This is a photo-essay that seeks to capture the beautiful sights around Kaziranga from a recent trip made in October 2014. The Kaziranga National Park opens on 1 November every year. So it was a trip minus the National Park; but not less delightful in any way.
At Wild Grass, nature is neither groomed nor preened.
One can just sit and stare away at Wild Grass. Even that is so relaxing!
Wild Grass: Where the hand-crafted antique-feel furniture and decor blend with the vibrant nature around.
That little red house on the steps is where pickles are stored.
The dining area at Wild Grass.
Loved this quaint desk at the dining section.
Palash Bora, 36 year old ornithologist employed with Wild Grass, took us on a bird-watching tour around the Wild Grass campus, the nearby Bocha village and the Hathikuli tea estate. He told us that Wild Grass has about 85 species of migratory and non-migratory birds. We spotted several varieties of exotic birds that day.
The homely guest accommodation at Wild Grass.
The inviting room!
At a corner of the Wild Grass campus.
We then made our way to the nearby Bocha village to spot more birds.
A house at Bocha village where orchids were in bloom.
A pretty house at Bocha village.
Bamboo bridges in Assam's villages. At Bocha Gaon.
When we reached Hathikuli tea estate, early in the morning, we were greeted by the sight of men and women with baskets behind them, on their way to pluck tea leaves.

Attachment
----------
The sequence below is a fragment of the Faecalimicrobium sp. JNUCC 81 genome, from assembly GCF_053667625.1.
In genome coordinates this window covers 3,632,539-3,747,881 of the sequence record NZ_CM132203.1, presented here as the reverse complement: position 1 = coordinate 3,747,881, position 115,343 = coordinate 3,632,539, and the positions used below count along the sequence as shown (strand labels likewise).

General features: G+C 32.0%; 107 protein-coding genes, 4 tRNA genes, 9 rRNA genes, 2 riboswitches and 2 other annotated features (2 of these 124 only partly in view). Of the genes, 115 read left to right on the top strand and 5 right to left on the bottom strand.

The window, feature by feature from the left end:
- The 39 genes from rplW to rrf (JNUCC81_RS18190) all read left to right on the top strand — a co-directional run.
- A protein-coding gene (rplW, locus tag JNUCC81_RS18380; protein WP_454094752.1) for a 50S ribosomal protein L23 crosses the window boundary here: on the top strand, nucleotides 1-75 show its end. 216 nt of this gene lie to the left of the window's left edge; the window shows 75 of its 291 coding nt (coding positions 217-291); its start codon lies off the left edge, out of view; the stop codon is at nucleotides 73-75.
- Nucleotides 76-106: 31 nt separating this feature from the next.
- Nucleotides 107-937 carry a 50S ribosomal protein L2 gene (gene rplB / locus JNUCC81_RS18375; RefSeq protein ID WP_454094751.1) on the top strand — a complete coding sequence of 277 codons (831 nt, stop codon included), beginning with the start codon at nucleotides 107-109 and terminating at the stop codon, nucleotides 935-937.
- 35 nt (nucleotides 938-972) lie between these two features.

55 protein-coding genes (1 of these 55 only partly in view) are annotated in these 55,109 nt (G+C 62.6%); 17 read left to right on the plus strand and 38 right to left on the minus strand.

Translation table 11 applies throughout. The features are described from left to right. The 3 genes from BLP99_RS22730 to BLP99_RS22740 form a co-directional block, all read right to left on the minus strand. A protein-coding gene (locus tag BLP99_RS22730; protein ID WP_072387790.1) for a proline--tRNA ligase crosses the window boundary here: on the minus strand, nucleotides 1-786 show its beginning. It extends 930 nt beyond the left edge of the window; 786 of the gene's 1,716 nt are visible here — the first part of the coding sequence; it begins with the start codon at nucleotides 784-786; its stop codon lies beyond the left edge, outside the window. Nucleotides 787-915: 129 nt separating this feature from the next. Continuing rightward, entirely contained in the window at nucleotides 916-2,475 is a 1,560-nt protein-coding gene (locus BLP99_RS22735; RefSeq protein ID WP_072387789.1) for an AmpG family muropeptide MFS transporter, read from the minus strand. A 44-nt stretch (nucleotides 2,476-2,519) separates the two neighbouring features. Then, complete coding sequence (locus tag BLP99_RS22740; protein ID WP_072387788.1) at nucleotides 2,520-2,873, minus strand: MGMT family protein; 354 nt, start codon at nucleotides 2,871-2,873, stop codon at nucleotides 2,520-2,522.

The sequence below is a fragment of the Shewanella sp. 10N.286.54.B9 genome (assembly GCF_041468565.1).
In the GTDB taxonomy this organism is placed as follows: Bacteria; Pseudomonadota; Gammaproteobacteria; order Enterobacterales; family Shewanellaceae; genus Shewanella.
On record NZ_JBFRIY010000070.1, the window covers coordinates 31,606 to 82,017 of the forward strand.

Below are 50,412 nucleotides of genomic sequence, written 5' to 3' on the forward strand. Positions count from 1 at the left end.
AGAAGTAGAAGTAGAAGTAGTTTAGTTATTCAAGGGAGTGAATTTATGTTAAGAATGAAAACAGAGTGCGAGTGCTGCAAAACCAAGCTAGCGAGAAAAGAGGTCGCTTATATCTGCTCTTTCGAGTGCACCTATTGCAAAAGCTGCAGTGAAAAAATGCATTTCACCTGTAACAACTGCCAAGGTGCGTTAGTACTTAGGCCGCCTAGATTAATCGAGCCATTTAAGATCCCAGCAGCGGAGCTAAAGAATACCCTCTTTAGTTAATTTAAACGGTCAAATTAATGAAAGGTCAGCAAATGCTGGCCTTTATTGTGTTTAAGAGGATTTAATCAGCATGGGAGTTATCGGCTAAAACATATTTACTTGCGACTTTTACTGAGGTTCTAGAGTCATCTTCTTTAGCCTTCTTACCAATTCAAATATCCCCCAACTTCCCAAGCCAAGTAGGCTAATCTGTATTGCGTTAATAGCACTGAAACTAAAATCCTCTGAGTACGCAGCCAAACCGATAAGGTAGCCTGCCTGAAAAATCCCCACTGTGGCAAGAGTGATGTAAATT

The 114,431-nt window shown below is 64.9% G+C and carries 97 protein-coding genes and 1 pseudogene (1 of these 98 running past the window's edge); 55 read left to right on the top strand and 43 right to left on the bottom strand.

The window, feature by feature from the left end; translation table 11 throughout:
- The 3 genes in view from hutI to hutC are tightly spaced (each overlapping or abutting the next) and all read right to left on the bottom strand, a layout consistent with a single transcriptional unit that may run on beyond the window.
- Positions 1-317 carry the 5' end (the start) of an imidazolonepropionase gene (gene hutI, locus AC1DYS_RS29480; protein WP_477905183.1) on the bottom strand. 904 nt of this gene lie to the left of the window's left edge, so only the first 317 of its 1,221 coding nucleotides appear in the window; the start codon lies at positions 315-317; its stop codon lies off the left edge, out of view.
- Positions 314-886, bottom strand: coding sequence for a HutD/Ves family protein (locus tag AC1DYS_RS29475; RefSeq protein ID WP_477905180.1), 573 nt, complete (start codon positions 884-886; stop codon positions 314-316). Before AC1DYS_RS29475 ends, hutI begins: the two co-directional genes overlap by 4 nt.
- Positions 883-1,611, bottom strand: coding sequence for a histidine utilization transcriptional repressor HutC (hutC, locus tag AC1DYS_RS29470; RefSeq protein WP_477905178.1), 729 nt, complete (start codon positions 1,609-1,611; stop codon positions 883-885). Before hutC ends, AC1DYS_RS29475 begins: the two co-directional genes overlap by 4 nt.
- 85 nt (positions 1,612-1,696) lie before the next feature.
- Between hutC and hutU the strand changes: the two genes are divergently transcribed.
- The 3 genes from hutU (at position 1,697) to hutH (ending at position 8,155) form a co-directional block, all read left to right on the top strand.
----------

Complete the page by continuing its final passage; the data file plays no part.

Later in the morning, we rode an open jeep to the nearby villages.
A house at the Doinang Sildubi Borbil Mishing village.
Pretty Mishing mother-daughter duo in the village.
A woman holds her child and prepares the warp for the handloom.
A Mishing woman working on the handloom she prepared herself with bamboo sticks under a Saang Ghar (an elevated house).
Pretty Mishing girls in the village.
Village boys. They asked us for ten rupees to buy chips from the store at the mouth of their village. Am sure their mothers would have given them a good spanking had they heard them :D
An egret (bogoli) perched on a cow. And I taught my two and half year old daughter to sing "bogoli boga phut di ja" - the song i grew up singing every time we spotted egrets in the fields.